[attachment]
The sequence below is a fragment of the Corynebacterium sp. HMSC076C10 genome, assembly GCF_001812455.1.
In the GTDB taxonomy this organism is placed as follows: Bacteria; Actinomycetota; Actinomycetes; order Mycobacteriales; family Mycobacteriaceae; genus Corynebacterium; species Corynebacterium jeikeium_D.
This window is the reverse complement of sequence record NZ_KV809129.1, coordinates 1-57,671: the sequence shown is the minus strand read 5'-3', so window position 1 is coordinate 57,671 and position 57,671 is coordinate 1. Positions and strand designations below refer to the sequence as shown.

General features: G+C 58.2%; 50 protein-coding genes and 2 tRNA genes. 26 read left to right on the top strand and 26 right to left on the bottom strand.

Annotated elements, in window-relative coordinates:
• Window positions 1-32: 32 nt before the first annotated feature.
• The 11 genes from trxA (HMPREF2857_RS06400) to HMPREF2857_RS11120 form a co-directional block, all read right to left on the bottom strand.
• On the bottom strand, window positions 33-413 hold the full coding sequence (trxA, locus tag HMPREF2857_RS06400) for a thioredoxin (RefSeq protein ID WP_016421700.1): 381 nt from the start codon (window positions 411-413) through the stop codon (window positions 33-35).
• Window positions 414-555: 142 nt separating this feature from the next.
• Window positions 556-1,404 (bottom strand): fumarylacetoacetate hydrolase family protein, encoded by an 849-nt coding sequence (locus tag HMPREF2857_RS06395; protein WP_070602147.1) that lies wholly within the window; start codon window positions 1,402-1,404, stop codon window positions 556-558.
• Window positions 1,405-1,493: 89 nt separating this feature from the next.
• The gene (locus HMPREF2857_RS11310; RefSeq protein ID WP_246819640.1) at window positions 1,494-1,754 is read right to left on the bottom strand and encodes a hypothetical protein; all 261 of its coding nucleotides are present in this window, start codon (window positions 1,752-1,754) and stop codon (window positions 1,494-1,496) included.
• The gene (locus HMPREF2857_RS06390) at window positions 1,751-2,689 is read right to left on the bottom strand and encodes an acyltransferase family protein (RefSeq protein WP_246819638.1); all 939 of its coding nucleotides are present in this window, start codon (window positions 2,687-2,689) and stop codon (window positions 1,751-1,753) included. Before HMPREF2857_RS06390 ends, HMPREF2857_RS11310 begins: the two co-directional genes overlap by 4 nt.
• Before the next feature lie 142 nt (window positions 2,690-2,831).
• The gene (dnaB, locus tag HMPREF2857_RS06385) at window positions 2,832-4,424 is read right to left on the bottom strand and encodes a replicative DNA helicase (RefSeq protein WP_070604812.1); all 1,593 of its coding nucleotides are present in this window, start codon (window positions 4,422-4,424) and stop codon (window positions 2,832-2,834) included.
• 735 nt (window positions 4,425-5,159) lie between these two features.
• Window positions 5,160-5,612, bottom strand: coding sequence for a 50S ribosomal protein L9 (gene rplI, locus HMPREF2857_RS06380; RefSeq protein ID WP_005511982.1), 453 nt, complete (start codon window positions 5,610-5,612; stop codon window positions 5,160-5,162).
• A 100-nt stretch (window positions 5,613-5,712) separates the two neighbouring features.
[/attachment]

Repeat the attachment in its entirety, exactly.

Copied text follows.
The sequence below is a fragment of the Corynebacterium sp. HMSC076C10 genome, assembly GCF_001812455.1.
In the GTDB taxonomy this organism is placed as follows: Bacteria; Actinomycetota; Actinomycetes; order Mycobacteriales; family Mycobacteriaceae; genus Corynebacterium; species Corynebacterium jeikeium_D.
This window is the reverse complement of sequence record NZ_KV809129.1, coordinates 1-57,671: the sequence shown is the minus strand read 5'-3', so window position 1 is coordinate 57,671 and position 57,671 is coordinate 1. Positions and strand designations below refer to the sequence as shown.

General features: G+C 58.2%; 50 protein-coding genes and 2 tRNA genes. 26 read left to right on the top strand and 26 right to left on the bottom strand.

Annotated elements, in window-relative coordinates:
• Window positions 1-32: 32 nt before the first annotated feature.
• The 11 genes from trxA (HMPREF2857_RS06400) to HMPREF2857_RS11120 form a co-directional block, all read right to left on the bottom strand.
• On the bottom strand, window positions 33-413 hold the full coding sequence (trxA, locus tag HMPREF2857_RS06400) for a thioredoxin (RefSeq protein ID WP_016421700.1): 381 nt from the start codon (window positions 411-413) through the stop codon (window positions 33-35).
• Window positions 414-555: 142 nt separating this feature from the next.
• Window positions 556-1,404 (bottom strand): fumarylacetoacetate hydrolase family protein, encoded by an 849-nt coding sequence (locus tag HMPREF2857_RS06395; protein WP_070602147.1) that lies wholly within the window; start codon window positions 1,402-1,404, stop codon window positions 556-558.
• Window positions 1,405-1,493: 89 nt separating this feature from the next.
• The gene (locus HMPREF2857_RS11310; RefSeq protein ID WP_246819640.1) at window positions 1,494-1,754 is read right to left on the bottom strand and encodes a hypothetical protein; all 261 of its coding nucleotides are present in this window, start codon (window positions 1,752-1,754) and stop codon (window positions 1,494-1,496) included.
• The gene (locus HMPREF2857_RS06390) at window positions 1,751-2,689 is read right to left on the bottom strand and encodes an acyltransferase family protein (RefSeq protein WP_246819638.1); all 939 of its coding nucleotides are present in this window, start codon (window positions 2,687-2,689) and stop codon (window positions 1,751-1,753) included. Before HMPREF2857_RS06390 ends, HMPREF2857_RS11310 begins: the two co-directional genes overlap by 4 nt.
• Before the next feature lie 142 nt (window positions 2,690-2,831).
• The gene (dnaB, locus tag HMPREF2857_RS06385) at window positions 2,832-4,424 is read right to left on the bottom strand and encodes a replicative DNA helicase (RefSeq protein WP_070604812.1); all 1,593 of its coding nucleotides are present in this window, start codon (window positions 4,422-4,424) and stop codon (window positions 2,832-2,834) included.
• 735 nt (window positions 4,425-5,159) lie between these two features.
• Window positions 5,160-5,612, bottom strand: coding sequence for a 50S ribosomal protein L9 (gene rplI, locus HMPREF2857_RS06380; RefSeq protein ID WP_005511982.1), 453 nt, complete (start codon window positions 5,610-5,612; stop codon window positions 5,160-5,162).
• A 100-nt stretch (window positions 5,613-5,712) separates the two neighbouring features.